The repetition of the vocal line with the backing vocals, you cannot help but sing along.

The way “Lady In The Valley” moves from section to section, makes you sit up and give it your complete attention. It’s not something that plays in the background and can be ignored.

After hearing this song, i was asking the question, how can I get my hands on a song transcription to learn his leads. This was an era where we had to buy to learn, where knowledge was locked behind payment mechanisms.

“Lady In The Valley” sounds so different from what people play today.

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Music, My Stories, Unsung Heroes

1991 – The Year Of Disruption

1991.

What a year of disruption. I was reading two Hot Metal magazines from October and November 1991 and it got me thinking about 1991. Hard Rock, Power Metal, Glam Rock and the pedal point Heavy Metal that we got used too was facing obliteration. The smarter acts started building their Ark’s. They saw the warnings. The rest all drowned in the flood. Castle Donnington in August had AC/DC, Metallica, Queensryche, Motley Crue and Black Crowes. All of those bands survived the flood, however Queensryche managed to commit hara-kiri many years after.

Guitar Heroes Looking For Work

Jimmy Page
He announced that he was working with David Coverdale. The media reported it as White Zeppelin and Led Snake. The band was filled out with Denny Carmassi (Heart) on drums, Ricky Phillips (Bad English) on bass with Johnny and Joe Gioeli from the band Brunette rounding out the band. Fast forward to March 1993, “Coverdale/Page” finally came out. The wheels of motion in the recording business travelled slowly once upon a time.

Of course the following month, it was also announced that Neal Schon along with Deen Castronovo signed a band to MCA. The band at the time didn’t have a name however it featured Johhny and Joe Gioeli from the band Brunette, whom Schon discovered when he started dating their sister. The bands line up was completed by Todd Jensen (DLR) on bass. Of course that band would go on to become “Hardline”.

Vinnie Vincent
It was announced that he was writing songs with Gene and Paul. Most of those songs would end up 1992’s “Revenge” including the excellent “Unholy”.

John Sykes
Rumours started circulating that he joined Def Leppard to replace Steve Clark and those rumours started to earn some credibility when Carmine Appice and Tony Franklin quit Blue Murder. Then the rumours started that he would be a touring guitarist for them, as Def Leppard had plans to bow out at the top. Of course we all know how that panned out.

Adrian Vandenberg
Was out of a gig after David Coverdale disbanded Whitesnake. Rumours started circulating that he was forming a project with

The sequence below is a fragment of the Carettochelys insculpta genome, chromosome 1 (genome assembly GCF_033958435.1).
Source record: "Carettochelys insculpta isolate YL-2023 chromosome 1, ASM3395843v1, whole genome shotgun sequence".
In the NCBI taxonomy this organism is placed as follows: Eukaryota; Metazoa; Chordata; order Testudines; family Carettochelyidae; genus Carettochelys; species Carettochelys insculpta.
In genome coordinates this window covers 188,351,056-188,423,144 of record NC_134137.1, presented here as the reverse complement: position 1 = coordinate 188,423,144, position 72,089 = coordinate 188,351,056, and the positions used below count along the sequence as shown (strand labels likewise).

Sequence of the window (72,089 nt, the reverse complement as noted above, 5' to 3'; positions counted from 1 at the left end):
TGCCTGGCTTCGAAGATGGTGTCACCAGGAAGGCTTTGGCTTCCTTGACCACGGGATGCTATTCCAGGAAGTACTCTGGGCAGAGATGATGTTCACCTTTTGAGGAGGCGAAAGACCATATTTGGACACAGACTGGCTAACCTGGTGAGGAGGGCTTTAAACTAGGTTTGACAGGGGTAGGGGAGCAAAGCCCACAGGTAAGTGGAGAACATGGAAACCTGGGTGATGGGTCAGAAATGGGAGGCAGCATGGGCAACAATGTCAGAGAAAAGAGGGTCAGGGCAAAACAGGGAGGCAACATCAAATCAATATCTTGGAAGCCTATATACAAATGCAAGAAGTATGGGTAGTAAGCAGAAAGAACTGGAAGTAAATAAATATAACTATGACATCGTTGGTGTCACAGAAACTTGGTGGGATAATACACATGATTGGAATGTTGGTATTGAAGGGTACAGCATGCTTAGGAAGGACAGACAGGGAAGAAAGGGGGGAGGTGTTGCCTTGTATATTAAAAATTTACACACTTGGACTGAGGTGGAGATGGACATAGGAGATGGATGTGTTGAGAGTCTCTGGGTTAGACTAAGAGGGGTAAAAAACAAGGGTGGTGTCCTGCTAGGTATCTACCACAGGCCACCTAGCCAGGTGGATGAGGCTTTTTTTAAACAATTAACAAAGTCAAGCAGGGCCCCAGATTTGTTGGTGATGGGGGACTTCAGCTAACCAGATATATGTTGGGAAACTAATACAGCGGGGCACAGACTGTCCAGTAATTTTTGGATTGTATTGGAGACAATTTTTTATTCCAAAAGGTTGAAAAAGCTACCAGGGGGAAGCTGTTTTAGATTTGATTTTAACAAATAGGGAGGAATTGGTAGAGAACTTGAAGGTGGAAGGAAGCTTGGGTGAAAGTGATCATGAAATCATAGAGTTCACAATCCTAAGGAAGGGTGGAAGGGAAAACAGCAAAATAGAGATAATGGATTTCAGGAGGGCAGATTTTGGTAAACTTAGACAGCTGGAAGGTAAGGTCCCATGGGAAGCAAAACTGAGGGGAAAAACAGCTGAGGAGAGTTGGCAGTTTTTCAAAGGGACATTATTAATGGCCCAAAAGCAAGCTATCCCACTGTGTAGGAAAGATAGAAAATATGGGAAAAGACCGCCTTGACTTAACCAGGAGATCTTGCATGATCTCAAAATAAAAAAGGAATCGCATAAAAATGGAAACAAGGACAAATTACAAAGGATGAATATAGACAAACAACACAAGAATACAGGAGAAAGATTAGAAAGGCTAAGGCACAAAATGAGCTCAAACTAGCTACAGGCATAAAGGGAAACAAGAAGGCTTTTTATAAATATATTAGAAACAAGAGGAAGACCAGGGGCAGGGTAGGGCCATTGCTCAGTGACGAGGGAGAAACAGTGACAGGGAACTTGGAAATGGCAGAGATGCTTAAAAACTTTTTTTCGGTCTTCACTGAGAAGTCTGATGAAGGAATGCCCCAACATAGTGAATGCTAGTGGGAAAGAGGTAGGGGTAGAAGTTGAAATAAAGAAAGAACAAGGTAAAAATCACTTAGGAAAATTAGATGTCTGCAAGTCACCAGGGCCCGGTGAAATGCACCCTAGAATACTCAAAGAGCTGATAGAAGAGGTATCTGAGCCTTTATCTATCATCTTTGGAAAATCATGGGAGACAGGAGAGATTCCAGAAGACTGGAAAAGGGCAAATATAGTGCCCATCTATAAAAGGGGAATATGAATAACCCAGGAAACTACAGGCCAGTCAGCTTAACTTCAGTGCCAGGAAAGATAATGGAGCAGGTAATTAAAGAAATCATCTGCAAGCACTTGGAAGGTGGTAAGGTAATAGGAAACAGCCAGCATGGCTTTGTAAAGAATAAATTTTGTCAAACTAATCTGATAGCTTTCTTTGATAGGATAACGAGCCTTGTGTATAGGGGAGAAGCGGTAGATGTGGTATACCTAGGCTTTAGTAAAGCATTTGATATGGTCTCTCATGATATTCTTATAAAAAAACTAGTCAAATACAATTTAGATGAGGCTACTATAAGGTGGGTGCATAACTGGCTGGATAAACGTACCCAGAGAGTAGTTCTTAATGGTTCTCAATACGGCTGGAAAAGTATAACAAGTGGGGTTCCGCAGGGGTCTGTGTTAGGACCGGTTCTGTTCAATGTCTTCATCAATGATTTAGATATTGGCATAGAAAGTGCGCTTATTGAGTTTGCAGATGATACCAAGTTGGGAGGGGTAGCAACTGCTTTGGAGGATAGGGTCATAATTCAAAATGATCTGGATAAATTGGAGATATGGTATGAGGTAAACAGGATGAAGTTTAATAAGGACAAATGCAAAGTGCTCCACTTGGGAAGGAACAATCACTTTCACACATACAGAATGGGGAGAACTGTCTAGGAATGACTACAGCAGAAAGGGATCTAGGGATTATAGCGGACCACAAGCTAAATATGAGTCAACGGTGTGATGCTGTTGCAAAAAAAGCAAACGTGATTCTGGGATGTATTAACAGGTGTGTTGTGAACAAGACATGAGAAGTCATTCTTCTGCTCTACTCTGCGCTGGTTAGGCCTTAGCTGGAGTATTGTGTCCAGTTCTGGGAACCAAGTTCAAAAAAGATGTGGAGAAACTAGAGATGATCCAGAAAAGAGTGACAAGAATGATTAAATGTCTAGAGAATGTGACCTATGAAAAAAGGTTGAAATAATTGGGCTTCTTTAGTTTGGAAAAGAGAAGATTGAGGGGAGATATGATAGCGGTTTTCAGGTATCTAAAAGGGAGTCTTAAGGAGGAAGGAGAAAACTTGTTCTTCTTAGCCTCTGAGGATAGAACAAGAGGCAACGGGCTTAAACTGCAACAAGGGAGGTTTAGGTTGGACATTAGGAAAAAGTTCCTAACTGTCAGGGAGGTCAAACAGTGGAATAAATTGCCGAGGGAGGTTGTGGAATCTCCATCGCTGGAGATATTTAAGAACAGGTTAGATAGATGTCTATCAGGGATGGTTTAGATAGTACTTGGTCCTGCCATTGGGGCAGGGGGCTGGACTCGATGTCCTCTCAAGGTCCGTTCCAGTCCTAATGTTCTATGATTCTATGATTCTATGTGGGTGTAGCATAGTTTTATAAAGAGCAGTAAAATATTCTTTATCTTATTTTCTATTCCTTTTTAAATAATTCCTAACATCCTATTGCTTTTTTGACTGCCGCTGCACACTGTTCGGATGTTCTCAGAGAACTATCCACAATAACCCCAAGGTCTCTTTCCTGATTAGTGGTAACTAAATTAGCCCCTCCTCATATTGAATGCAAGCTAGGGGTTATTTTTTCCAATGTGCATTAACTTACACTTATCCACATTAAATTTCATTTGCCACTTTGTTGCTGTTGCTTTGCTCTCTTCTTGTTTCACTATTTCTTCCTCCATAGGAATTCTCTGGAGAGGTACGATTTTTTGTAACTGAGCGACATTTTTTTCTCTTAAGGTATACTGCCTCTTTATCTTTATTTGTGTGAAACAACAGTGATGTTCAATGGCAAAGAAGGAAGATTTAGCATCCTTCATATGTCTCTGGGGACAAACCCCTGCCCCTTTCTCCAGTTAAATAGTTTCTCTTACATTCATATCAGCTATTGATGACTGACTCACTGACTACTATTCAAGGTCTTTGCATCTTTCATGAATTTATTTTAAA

John Waite as Bad English was more or less over. Then he had a solo deal with Victory Records. Then rumours persisted that he was tapped to join House Of Lords who also had a deal with Victory.

Of course, Adrian Vandenberg went on to be involved in the supergroup “Manic Eden” that had Rudy Sarzo, Tommy Aldridge as well as Little Caeser vocalist Ron Young. Of course, the House Of Lords connection was there in the early incarnation of the band, as James Christian was the original vocalist.

Steve Stevens
Another guitar hero in between employers. He was also on the radar to fill the guitarist slot with House Of Lords and then he was working on a solo record and then he was announcing plans to work with Michael Monroe. Of course the Monroe project went on to become Jerusalem Slim.

Randy Jackson
He spent almost 5 years working on the “China Rain” project, assembling a brilliant band that included Brian Tichy on Drums, Ronnie Snow supporting Randy on guitar and Teddy Cook on Bass. Then the label decided to not release it.

Lita Ford
Released “Dangerous Curves” which got her a Grammy nomination. However it was a big price to pay to have that all-star backing band for a tour that didn’t take off. The band included Myron Grombacher (Pat Benater) on drums, Dave Ezrin on keys, Matt Bisoneette (DLR) on bass and Joe Taylor on guitars. Joe Taylor suffered the indignity of being fired by Jim Gillete, Lita’s husband at the time because Jim wanted to cut Taylor’s pay.

Dave Navarro
Rumours at the time stated that he was asked to replace Izzy Stradlin in Guns N Roses as rumours started circulating that Janes Addiction was more or less over as Perry Farrell and Eric A started to hate each other over their views on drugs.

Vivian Campbell
Was in a new hard rock band called Shadow King, with Lou Gramm of Foreigner, Bruce Turgon on bass and Kevin Valentine on drums. Eventually went on to become a Def Leppard main stay.

Vito Bratta
At that point in time it was known that Bratta had tied down a solo deal with Atlantic. Of course in 2014, we know that nothing panned out.

Jeff Watson
Was rumoured to be in a project with Carmine Appice, Bob Daisley and Derek St Holmes. That project ended up becoming “Mother’s Army” and the final line up consisted of vocalist Joe Lynn Turner, guitarist Jeff Watson, bassist Bob Daisley and drummer Carmine Appice. Again this news was out in 1991 and it wasn’t until 1993 that the self titled debut hit the market.

Neal Schon
Along with Deen Castronovo signed a band to MCA. The band at the time didn’t have a name however it featured Johhny and Joe Gioeli, whom Schon discovered when he started dating their sister. The bands line up was completed by Todd Jensen (DLR) on bass. Of course that band would go on to become Hardline.

Richie Sambora